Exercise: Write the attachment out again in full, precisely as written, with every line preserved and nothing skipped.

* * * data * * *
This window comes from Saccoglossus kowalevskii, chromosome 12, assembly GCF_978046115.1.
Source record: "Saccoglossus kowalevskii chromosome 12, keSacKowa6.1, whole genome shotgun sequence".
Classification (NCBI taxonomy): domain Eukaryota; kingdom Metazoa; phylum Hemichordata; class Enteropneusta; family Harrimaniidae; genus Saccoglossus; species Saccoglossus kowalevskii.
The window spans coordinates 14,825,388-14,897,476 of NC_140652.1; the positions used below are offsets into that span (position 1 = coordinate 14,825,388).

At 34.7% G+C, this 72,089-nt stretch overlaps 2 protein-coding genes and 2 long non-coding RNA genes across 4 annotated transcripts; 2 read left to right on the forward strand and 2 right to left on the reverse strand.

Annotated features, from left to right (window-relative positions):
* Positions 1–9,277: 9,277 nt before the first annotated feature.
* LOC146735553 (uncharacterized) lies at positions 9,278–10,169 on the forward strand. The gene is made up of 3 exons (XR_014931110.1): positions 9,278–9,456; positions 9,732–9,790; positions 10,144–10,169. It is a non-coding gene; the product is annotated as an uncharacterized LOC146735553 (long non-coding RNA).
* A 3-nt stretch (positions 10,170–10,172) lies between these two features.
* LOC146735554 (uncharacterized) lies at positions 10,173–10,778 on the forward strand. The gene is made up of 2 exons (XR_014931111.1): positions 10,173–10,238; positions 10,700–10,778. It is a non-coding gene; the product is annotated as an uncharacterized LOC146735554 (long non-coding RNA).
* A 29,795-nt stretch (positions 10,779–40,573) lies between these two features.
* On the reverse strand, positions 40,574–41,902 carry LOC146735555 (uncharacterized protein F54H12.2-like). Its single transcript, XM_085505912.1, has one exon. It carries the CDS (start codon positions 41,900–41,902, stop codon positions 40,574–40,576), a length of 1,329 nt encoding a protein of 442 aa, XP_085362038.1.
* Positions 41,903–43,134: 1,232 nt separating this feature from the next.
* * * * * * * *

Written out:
This window comes from Saccoglossus kowalevskii, chromosome 12, assembly GCF_978046115.1.
Source record: "Saccoglossus kowalevskii chromosome 12, keSacKowa6.1, whole genome shotgun sequence".
Classification (NCBI taxonomy): domain Eukaryota; kingdom Metazoa; phylum Hemichordata; class Enteropneusta; family Harrimaniidae; genus Saccoglossus; species Saccoglossus kowalevskii.
The window spans coordinates 14,825,388-14,897,476 of NC_140652.1; the positions used below are offsets into that span (position 1 = coordinate 14,825,388).

At 34.7% G+C, this 72,089-nt stretch overlaps 2 protein-coding genes and 2 long non-coding RNA genes across 4 annotated transcripts; 2 read left to right on the forward strand and 2 right to left on the reverse strand.

Annotated features, from left to right (window-relative positions):
* Positions 1–9,277: 9,277 nt before the first annotated feature.
* LOC146735553 (uncharacterized) lies at positions 9,278–10,169 on the forward strand. The gene is made up of 3 exons (XR_014931110.1): positions 9,278–9,456; positions 9,732–9,790; positions 10,144–10,169. It is a non-coding gene; the product is annotated as an uncharacterized LOC146735553 (long non-coding RNA).
* A 3-nt stretch (positions 10,170–10,172) lies between these two features.
* LOC146735554 (uncharacterized) lies at positions 10,173–10,778 on the forward strand. The gene is made up of 2 exons (XR_014931111.1): positions 10,173–10,238; positions 10,700–10,778. It is a non-coding gene; the product is annotated as an uncharacterized LOC146735554 (long non-coding RNA).
* A 29,795-nt stretch (positions 10,779–40,573) lies between these two features.
* On the reverse strand, positions 40,574–41,902 carry LOC146735555 (uncharacterized protein F54H12.2-like). Its single transcript, XM_085505912.1, has one exon. It carries the CDS (start codon positions 41,900–41,902, stop codon positions 40,574–40,576), a length of 1,329 nt encoding a protein of 442 aa, XP_085362038.1.
* Positions 41,903–43,134: 1,232 nt separating this feature from the next.